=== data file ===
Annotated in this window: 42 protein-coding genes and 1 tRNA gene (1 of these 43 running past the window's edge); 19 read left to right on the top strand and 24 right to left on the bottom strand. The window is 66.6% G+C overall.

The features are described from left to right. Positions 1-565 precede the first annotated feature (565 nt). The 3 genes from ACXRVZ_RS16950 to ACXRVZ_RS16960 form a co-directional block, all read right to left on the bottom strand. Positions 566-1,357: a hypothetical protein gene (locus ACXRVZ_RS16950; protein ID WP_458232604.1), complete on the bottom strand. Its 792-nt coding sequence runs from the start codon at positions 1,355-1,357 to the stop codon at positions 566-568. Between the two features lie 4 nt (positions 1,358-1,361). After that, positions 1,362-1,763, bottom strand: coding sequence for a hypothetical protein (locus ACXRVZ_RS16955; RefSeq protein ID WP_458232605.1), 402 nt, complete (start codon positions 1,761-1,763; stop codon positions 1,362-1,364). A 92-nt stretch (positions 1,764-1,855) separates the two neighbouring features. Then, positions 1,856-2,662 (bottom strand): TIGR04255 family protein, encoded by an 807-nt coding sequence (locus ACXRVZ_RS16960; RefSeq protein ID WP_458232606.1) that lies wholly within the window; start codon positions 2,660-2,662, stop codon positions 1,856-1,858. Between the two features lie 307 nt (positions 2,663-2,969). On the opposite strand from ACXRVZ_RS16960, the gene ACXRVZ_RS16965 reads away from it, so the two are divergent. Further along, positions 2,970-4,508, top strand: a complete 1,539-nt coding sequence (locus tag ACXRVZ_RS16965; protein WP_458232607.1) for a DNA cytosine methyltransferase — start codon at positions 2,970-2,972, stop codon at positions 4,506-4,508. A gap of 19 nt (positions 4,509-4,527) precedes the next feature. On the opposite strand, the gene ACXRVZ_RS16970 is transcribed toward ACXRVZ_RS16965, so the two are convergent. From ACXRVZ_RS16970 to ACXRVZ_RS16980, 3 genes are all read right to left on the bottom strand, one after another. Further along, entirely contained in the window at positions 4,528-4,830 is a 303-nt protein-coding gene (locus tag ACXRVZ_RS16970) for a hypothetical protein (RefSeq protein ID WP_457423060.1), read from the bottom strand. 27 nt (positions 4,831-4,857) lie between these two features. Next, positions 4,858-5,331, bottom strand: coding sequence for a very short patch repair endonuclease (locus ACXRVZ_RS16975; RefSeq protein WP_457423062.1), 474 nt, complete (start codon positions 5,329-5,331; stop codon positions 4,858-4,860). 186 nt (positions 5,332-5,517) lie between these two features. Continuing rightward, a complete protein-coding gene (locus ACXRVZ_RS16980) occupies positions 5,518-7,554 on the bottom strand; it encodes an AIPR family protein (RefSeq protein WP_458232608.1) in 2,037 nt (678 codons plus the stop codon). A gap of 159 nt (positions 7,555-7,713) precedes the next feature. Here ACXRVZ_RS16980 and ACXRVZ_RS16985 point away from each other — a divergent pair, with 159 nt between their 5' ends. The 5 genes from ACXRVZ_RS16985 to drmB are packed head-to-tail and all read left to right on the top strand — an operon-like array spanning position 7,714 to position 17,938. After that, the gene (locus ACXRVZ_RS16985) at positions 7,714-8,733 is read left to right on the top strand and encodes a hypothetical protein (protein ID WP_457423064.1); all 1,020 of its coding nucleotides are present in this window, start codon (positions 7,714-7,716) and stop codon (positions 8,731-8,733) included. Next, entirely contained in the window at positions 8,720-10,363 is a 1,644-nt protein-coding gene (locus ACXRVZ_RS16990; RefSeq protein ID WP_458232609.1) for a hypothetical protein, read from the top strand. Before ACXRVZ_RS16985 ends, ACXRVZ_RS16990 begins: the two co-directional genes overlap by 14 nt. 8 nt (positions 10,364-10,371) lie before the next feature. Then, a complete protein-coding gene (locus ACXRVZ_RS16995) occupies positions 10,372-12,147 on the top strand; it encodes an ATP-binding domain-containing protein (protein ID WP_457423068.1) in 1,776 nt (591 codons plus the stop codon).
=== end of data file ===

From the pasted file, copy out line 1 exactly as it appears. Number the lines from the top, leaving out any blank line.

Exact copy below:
Annotated in this window: 42 protein-coding genes and 1 tRNA gene (1 of these 43 running past the window's edge); 19 read left to right on the top strand and 24 right to left on the bottom strand. The window is 66.6% G+C overall.